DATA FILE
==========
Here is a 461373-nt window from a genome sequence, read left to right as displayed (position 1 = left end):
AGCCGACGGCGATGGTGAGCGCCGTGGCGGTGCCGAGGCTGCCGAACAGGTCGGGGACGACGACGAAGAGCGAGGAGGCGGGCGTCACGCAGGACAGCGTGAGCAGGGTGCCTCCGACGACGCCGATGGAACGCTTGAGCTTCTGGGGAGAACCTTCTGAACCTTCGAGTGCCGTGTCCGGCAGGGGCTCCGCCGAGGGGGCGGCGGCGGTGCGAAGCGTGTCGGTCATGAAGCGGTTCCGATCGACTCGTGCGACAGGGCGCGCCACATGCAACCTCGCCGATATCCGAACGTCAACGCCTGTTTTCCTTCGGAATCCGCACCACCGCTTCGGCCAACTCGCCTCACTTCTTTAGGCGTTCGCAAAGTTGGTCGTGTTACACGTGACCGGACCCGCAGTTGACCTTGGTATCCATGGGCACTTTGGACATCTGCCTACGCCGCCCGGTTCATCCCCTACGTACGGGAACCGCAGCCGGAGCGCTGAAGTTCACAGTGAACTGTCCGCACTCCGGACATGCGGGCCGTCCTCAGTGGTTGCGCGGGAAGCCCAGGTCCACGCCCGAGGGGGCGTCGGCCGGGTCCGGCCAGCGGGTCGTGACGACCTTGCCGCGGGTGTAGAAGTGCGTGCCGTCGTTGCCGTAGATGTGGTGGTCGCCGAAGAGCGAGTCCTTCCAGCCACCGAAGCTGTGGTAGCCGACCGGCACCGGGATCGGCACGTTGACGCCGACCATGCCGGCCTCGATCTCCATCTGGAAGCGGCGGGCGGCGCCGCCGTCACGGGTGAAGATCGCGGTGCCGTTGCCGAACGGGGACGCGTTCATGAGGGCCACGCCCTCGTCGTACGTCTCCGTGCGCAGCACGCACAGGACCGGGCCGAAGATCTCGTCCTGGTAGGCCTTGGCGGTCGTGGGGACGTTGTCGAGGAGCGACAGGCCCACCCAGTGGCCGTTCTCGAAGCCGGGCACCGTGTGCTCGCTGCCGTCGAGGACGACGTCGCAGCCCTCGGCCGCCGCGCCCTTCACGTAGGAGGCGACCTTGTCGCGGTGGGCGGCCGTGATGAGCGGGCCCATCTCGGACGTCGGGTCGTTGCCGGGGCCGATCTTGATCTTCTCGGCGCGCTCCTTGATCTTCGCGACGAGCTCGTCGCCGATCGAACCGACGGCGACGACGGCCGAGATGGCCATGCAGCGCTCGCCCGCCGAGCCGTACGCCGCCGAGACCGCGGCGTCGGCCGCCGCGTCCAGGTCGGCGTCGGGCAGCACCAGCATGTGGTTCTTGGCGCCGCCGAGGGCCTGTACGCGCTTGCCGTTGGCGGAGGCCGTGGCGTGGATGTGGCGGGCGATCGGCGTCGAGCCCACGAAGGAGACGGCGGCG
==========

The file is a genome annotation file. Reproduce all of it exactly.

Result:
Here is a 461373-nt window from a genome sequence, read left to right as displayed (position 1 = left end):
AGCCGACGGCGATGGTGAGCGCCGTGGCGGTGCCGAGGCTGCCGAACAGGTCGGGGACGACGACGAAGAGCGAGGAGGCGGGCGTCACGCAGGACAGCGTGAGCAGGGTGCCTCCGACGACGCCGATGGAACGCTTGAGCTTCTGGGGAGAACCTTCTGAACCTTCGAGTGCCGTGTCCGGCAGGGGCTCCGCCGAGGGGGCGGCGGCGGTGCGAAGCGTGTCGGTCATGAAGCGGTTCCGATCGACTCGTGCGACAGGGCGCGCCACATGCAACCTCGCCGATATCCGAACGTCAACGCCTGTTTTCCTTCGGAATCCGCACCACCGCTTCGGCCAACTCGCCTCACTTCTTTAGGCGTTCGCAAAGTTGGTCGTGTTACACGTGACCGGACCCGCAGTTGACCTTGGTATCCATGGGCACTTTGGACATCTGCCTACGCCGCCCGGTTCATCCCCTACGTACGGGAACCGCAGCCGGAGCGCTGAAGTTCACAGTGAACTGTCCGCACTCCGGACATGCGGGCCGTCCTCAGTGGTTGCGCGGGAAGCCCAGGTCCACGCCCGAGGGGGCGTCGGCCGGGTCCGGCCAGCGGGTCGTGACGACCTTGCCGCGGGTGTAGAAGTGCGTGCCGTCGTTGCCGTAGATGTGGTGGTCGCCGAAGAGCGAGTCCTTCCAGCCACCGAAGCTGTGGTAGCCGACCGGCACCGGGATCGGCACGTTGACGCCGACCATGCCGGCCTCGATCTCCATCTGGAAGCGGCGGGCGGCGCCGCCGTCACGGGTGAAGATCGCGGTGCCGTTGCCGAACGGGGACGCGTTCATGAGGGCCACGCCCTCGTCGTACGTCTCCGTGCGCAGCACGCACAGGACCGGGCCGAAGATCTCGTCCTGGTAGGCCTTGGCGGTCGTGGGGACGTTGTCGAGGAGCGACAGGCCCACCCAGTGGCCGTTCTCGAAGCCGGGCACCGTGTGCTCGCTGCCGTCGAGGACGACGTCGCAGCCCTCGGCCGCCGCGCCCTTCACGTAGGAGGCGACCTTGTCGCGGTGGGCGGCCGTGATGAGCGGGCCCATCTCGGACGTCGGGTCGTTGCCGGGGCCGATCTTGATCTTCTCGGCGCGCTCCTTGATCTTCGCGACGAGCTCGTCGCCGATCGAACCGACGGCGACGACGGCCGAGATGGCCATGCAGCGCTCGCCCGCCGAGCCGTACGCCGCCGAGACCGCGGCGTCGGCCGCCGCGTCCAGGTCGGCGTCGGGCAGCACCAGCATGTGGTTCTTGGCGCCGCCGAGGGCCTGTACGCGCTTGCCGTTGGCGGAGGCCGTGGCGTGGATGTGGCGGGCGATCGGCGTCGAGCCCACGAAGGAGACGGCGGCG